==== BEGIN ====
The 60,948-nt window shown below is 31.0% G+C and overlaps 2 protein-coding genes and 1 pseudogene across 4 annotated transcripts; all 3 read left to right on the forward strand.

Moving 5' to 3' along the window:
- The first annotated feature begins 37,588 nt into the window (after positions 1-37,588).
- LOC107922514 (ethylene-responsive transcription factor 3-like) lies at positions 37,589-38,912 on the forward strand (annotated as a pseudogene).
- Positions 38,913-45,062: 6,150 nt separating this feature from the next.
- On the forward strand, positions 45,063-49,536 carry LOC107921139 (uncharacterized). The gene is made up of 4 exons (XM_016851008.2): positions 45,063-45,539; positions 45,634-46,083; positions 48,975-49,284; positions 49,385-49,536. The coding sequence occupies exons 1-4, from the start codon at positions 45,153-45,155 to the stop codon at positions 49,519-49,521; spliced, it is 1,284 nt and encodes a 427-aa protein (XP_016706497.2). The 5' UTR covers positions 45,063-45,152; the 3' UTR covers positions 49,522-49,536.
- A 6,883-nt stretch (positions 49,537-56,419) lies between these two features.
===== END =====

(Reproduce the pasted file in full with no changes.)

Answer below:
The 60,948-nt window shown below is 31.0% G+C and overlaps 2 protein-coding genes and 1 pseudogene across 4 annotated transcripts; all 3 read left to right on the forward strand.

Moving 5' to 3' along the window:
- The first annotated feature begins 37,588 nt into the window (after positions 1-37,588).
- LOC107922514 (ethylene-responsive transcription factor 3-like) lies at positions 37,589-38,912 on the forward strand (annotated as a pseudogene).
- Positions 38,913-45,062: 6,150 nt separating this feature from the next.
- On the forward strand, positions 45,063-49,536 carry LOC107921139 (uncharacterized). The gene is made up of 4 exons (XM_016851008.2): positions 45,063-45,539; positions 45,634-46,083; positions 48,975-49,284; positions 49,385-49,536. The coding sequence occupies exons 1-4, from the start codon at positions 45,153-45,155 to the stop codon at positions 49,519-49,521; spliced, it is 1,284 nt and encodes a 427-aa protein (XP_016706497.2). The 5' UTR covers positions 45,063-45,152; the 3' UTR covers positions 49,522-49,536.
- A 6,883-nt stretch (positions 49,537-56,419) lies between these two features.